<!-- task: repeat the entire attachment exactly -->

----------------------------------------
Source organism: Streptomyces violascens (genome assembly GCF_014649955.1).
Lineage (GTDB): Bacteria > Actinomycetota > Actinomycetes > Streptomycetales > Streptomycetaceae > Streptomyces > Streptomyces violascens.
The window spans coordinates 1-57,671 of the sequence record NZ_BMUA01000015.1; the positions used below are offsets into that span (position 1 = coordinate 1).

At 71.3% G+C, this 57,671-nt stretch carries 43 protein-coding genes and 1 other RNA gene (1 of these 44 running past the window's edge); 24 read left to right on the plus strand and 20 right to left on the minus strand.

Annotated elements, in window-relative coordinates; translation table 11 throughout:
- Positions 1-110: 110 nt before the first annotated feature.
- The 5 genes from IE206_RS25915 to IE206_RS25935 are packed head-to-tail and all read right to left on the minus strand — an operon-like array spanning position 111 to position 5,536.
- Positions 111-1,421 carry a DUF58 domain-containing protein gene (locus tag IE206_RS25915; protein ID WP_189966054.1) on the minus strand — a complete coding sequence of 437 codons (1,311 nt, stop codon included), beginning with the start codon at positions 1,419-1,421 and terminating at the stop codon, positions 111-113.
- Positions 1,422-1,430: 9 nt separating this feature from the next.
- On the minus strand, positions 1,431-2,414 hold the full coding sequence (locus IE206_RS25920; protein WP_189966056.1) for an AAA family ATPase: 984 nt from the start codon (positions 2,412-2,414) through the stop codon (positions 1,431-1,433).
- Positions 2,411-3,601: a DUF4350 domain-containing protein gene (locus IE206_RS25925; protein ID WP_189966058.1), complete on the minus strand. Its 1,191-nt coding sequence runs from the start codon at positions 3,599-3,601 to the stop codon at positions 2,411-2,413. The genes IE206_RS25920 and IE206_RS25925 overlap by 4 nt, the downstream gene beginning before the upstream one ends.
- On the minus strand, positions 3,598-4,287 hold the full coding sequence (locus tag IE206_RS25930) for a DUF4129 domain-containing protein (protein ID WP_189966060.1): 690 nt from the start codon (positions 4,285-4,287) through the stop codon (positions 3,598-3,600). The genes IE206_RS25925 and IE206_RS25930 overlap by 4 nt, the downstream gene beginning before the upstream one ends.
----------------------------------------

Source organism: Streptomyces violascens (genome assembly GCF_014649955.1).
Lineage (GTDB): Bacteria > Actinomycetota > Actinomycetes > Streptomycetales > Streptomycetaceae > Streptomyces > Streptomyces violascens.
The window spans coordinates 1-57,671 of the sequence record NZ_BMUA01000015.1; the positions used below are offsets into that span (position 1 = coordinate 1).

At 71.3% G+C, this 57,671-nt stretch carries 43 protein-coding genes and 1 other RNA gene (1 of these 44 running past the window's edge); 24 read left to right on the plus strand and 20 right to left on the minus strand.

Annotated elements, in window-relative coordinates; translation table 11 throughout:
- Positions 1-110: 110 nt before the first annotated feature.
- The 5 genes from IE206_RS25915 to IE206_RS25935 are packed head-to-tail and all read right to left on the minus strand — an operon-like array spanning position 111 to position 5,536.
- Positions 111-1,421 carry a DUF58 domain-containing protein gene (locus tag IE206_RS25915; protein ID WP_189966054.1) on the minus strand — a complete coding sequence of 437 codons (1,311 nt, stop codon included), beginning with the start codon at positions 1,419-1,421 and terminating at the stop codon, positions 111-113.
- Positions 1,422-1,430: 9 nt separating this feature from the next.
- On the minus strand, positions 1,431-2,414 hold the full coding sequence (locus IE206_RS25920; protein WP_189966056.1) for an AAA family ATPase: 984 nt from the start codon (positions 2,412-2,414) through the stop codon (positions 1,431-1,433).
- Positions 2,411-3,601: a DUF4350 domain-containing protein gene (locus IE206_RS25925; protein ID WP_189966058.1), complete on the minus strand. Its 1,191-nt coding sequence runs from the start codon at positions 3,599-3,601 to the stop codon at positions 2,411-2,413. The genes IE206_RS25920 and IE206_RS25925 overlap by 4 nt, the downstream gene beginning before the upstream one ends.
- On the minus strand, positions 3,598-4,287 hold the full coding sequence (locus tag IE206_RS25930) for a DUF4129 domain-containing protein (protein ID WP_189966060.1): 690 nt from the start codon (positions 4,285-4,287) through the stop codon (positions 3,598-3,600). The genes IE206_RS25925 and IE206_RS25930 overlap by 4 nt, the downstream gene beginning before the upstream one ends.